English 3200: American Literature I

Mondays and Wednesdays, 12:00 – 2:30; Brown 2045
Dr. Scott Slawinski

In this course students will read literature from the Age of Discovery and Exploration, texts from colonial America, and eventually pieces from the early United States up to the Civil War. While short stories, poems, and plays will be on the syllabus, class participants will also read diaries and journals, Puritan sermons and Transcendental essays, personal narratives and epic histories. Authors will include Captain John Smith, William Bradford, Anne Bradstreet, Jonathan Edwards, Benjamin Franklin, Phillis Wheatley, Ralph Waldo Emerson, Nathaniel Hawthorne, Lydia Sigourney, and Walt Whitman, to name a few. Longer works likely include Sukey Vickery’s Emily Hamilton, Frederick Douglass’s Narrative of the Life, and Henry David Thoreau’s Walden. We will be looking at issues like the nature of freedom, shifting religious beliefs, the growth of authorship and the publishing industry, appreciation of the natural environment, and the growing problem of American slavery. At minimum, class assignments will likely include two long essays, a final examination, and frequent reading quizzes.

Texts: The Norton Anthology of American Literature, vols. A and B. (Norton, 7th edition)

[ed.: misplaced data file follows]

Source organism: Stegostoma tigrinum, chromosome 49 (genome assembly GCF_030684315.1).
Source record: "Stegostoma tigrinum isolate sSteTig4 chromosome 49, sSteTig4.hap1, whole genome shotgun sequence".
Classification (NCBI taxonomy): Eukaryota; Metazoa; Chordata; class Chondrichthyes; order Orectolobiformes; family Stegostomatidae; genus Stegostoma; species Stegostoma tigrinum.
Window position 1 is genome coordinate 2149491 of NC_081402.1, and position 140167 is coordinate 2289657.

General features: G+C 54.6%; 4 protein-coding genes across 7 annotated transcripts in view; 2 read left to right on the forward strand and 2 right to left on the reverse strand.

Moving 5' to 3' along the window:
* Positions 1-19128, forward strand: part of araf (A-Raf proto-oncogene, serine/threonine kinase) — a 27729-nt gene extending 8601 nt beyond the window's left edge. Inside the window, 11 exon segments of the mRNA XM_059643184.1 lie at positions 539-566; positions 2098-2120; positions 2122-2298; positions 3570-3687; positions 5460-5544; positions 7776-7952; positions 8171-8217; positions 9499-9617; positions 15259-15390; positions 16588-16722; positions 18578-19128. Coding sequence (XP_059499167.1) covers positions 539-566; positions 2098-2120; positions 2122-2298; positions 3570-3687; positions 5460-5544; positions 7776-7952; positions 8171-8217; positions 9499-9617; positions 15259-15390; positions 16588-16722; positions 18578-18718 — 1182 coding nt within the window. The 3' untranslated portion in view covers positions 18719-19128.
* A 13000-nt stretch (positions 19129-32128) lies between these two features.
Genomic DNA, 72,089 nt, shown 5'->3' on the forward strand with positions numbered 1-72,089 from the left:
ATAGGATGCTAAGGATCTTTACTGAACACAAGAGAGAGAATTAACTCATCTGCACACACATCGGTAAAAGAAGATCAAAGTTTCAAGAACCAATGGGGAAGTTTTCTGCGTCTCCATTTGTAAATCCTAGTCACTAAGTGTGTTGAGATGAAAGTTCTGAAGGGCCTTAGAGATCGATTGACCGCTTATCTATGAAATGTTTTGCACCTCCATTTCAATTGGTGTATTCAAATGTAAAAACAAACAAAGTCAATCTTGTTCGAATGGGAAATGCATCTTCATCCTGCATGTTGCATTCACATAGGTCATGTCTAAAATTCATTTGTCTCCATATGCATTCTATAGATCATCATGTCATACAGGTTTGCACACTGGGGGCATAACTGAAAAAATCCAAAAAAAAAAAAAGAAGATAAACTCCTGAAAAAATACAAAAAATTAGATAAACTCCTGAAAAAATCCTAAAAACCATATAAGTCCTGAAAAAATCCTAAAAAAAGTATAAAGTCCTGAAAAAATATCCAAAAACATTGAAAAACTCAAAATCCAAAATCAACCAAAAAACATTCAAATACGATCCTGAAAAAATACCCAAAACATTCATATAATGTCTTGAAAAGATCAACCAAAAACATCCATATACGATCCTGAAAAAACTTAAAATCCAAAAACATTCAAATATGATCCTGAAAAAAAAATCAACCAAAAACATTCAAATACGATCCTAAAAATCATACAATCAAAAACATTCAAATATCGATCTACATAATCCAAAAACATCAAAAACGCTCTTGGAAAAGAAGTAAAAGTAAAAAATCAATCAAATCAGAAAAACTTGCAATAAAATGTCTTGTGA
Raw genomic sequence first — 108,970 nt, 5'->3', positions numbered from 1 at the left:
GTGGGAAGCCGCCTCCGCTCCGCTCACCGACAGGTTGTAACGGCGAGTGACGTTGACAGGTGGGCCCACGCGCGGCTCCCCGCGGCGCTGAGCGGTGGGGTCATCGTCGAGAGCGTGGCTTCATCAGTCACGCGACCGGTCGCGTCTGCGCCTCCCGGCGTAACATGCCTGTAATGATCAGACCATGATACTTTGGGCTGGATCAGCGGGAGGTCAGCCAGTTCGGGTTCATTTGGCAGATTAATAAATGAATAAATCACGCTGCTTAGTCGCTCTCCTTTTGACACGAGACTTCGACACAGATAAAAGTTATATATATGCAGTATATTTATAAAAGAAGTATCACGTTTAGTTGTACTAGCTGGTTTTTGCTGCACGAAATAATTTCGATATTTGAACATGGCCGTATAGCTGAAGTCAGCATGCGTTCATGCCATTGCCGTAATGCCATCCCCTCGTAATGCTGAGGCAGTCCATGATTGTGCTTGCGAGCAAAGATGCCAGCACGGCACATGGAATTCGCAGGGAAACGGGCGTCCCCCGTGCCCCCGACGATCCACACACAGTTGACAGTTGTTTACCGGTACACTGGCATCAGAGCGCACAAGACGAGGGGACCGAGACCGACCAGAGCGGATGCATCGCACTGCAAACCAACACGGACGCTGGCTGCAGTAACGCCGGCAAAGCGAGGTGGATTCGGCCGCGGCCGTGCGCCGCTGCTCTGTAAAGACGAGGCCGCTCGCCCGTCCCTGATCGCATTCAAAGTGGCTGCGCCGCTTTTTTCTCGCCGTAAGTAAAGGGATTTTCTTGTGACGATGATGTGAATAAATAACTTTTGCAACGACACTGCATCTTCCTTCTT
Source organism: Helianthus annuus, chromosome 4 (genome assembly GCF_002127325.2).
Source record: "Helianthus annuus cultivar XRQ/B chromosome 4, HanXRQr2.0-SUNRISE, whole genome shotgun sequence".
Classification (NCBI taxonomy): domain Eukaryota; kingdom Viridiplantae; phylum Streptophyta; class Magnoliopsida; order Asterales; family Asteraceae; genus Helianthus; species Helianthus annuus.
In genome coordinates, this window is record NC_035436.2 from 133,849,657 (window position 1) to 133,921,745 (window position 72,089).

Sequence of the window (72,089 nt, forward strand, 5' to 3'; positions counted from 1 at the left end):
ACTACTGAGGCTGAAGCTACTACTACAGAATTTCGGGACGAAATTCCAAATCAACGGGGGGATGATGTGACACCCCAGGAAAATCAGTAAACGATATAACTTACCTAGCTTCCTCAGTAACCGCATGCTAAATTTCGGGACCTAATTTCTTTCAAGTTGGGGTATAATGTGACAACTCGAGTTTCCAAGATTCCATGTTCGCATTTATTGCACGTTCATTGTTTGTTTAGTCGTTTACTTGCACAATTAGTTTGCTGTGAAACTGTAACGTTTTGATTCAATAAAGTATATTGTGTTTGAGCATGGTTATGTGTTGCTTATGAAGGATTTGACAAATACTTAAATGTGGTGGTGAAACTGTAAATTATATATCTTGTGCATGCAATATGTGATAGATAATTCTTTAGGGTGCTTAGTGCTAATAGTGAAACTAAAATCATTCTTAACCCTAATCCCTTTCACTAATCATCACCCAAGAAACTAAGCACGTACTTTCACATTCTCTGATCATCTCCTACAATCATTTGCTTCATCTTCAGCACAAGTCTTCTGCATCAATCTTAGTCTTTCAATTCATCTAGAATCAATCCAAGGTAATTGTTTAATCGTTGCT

Emily Hamilton and Other Writings (University of Nebraska Press)



English 4440: Studies in the Novel

Tuesdays and Thursdays, 12:00 – 3:20; Dunbar3212
Dr. Cynthia Klekar

Catalog Description: This course studies the development and diversity of the novel as a literary form. Emphasis will be on the novel from the eighteenth to the early twentieth century. Attention shall be paid to the critical and theoretical bases of interpretation. This course is approved as a writing-intensive course which may fulfill the baccalaureate-level writing requirement of students’ curriculum.



English 4800: Multicultural Adolescent Liteature

Tuesdays and Thursdays, 6:00 – 9:20; Brown 3037
Dr. Karen Vocke

English 4800 is a capstone course which considers fundamental questions of why and how to teach literature; we will also focus on recent waves of reform, reader response, cultural studies, and the impact of the internet. Using both reader response and cultural studies approaches, we will examine the ways that culture and literature intersect to inform--and transform--our practice. We will use a thematic approach to explore a variety of themes in a problem-posing, student-led format.